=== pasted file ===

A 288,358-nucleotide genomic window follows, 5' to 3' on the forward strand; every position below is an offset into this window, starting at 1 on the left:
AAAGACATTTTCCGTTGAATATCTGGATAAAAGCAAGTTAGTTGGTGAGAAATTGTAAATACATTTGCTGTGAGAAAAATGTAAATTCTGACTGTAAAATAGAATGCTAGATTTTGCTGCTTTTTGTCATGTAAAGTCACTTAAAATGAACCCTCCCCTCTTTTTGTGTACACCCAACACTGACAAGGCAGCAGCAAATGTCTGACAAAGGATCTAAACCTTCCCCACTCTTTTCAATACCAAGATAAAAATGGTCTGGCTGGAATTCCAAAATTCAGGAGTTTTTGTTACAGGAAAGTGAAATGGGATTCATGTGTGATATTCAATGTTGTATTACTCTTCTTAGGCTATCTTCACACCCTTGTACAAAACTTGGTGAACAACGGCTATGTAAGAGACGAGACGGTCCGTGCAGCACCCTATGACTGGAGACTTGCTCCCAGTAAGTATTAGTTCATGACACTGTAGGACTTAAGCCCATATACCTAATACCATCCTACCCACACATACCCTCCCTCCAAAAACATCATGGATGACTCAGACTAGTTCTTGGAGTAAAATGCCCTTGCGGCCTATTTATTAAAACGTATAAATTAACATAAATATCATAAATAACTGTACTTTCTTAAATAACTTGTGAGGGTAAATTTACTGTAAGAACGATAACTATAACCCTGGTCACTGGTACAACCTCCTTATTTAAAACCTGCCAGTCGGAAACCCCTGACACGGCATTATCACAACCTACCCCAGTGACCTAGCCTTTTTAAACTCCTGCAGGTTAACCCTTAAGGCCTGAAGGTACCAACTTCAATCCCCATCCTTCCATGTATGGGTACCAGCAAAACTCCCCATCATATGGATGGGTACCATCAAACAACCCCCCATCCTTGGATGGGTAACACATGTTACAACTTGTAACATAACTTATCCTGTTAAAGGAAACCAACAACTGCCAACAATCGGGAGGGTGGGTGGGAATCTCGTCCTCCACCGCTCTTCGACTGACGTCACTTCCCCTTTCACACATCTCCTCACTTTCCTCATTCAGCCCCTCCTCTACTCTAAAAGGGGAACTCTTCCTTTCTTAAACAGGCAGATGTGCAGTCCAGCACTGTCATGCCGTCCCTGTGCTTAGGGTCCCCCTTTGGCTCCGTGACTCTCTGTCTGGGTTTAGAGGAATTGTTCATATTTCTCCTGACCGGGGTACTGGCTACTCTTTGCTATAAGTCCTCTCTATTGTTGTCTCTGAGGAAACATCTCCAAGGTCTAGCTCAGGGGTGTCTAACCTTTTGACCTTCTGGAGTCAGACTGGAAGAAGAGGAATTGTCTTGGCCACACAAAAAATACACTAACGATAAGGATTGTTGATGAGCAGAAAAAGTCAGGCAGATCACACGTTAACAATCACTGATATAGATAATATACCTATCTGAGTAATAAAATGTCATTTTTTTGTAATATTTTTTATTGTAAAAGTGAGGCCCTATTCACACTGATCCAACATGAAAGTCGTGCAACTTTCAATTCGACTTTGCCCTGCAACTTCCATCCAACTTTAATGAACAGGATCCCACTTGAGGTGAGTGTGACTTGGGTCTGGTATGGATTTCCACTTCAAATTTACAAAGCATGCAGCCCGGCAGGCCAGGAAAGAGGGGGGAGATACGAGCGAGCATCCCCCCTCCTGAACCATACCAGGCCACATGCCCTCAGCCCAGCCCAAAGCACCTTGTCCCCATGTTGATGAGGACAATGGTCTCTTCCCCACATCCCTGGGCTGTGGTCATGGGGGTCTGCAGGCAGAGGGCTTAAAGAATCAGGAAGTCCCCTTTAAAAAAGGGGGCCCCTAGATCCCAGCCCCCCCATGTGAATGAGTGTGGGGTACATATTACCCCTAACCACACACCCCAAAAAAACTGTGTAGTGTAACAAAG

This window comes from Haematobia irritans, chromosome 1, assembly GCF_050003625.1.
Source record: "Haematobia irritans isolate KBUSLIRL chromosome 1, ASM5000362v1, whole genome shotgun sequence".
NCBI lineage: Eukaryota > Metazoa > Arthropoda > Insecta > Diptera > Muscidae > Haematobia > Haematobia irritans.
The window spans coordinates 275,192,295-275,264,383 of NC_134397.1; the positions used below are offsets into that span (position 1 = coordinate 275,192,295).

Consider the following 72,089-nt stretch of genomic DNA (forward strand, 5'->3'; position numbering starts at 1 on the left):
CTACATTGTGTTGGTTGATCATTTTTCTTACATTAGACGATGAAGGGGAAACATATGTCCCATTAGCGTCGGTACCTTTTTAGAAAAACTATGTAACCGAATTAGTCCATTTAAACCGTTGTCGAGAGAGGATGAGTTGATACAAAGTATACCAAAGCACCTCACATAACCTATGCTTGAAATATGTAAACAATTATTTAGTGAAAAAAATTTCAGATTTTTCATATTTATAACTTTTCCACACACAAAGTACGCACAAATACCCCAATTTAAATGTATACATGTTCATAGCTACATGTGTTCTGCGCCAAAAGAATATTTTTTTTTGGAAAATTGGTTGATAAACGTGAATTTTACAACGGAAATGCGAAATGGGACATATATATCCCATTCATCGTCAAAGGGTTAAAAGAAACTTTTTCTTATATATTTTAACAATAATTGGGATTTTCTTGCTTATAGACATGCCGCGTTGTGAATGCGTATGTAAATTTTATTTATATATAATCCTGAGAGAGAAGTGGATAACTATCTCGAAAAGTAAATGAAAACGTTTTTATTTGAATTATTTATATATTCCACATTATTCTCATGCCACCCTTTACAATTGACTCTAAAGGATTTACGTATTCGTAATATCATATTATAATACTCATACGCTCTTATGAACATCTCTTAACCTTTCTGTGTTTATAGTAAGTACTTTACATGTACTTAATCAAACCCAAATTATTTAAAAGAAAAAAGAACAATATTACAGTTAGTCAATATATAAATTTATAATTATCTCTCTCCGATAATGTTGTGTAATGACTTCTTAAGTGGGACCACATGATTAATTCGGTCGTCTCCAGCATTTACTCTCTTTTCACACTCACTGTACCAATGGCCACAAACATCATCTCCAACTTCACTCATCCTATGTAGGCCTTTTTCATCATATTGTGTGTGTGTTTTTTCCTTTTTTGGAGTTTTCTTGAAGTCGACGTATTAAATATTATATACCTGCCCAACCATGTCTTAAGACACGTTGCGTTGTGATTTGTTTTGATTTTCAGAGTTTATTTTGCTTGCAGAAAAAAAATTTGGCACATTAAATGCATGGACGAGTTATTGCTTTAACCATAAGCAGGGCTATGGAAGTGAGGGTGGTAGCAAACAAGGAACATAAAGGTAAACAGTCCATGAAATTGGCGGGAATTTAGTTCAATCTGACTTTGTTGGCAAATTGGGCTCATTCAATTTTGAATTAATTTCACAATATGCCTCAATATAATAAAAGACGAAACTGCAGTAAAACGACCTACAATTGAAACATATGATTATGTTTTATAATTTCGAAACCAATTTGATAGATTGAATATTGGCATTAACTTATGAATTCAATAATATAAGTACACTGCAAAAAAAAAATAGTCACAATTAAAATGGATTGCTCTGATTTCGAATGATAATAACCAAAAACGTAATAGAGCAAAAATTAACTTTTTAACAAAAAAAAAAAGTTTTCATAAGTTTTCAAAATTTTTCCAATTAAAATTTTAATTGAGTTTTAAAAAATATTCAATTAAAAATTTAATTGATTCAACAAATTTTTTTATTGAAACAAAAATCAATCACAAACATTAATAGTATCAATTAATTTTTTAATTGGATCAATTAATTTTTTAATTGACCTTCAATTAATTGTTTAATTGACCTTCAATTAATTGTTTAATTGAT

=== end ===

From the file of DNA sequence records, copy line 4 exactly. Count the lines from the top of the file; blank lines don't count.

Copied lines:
Source record: "Haematobia irritans isolate KBUSLIRL chromosome 1, ASM5000362v1, whole genome shotgun sequence".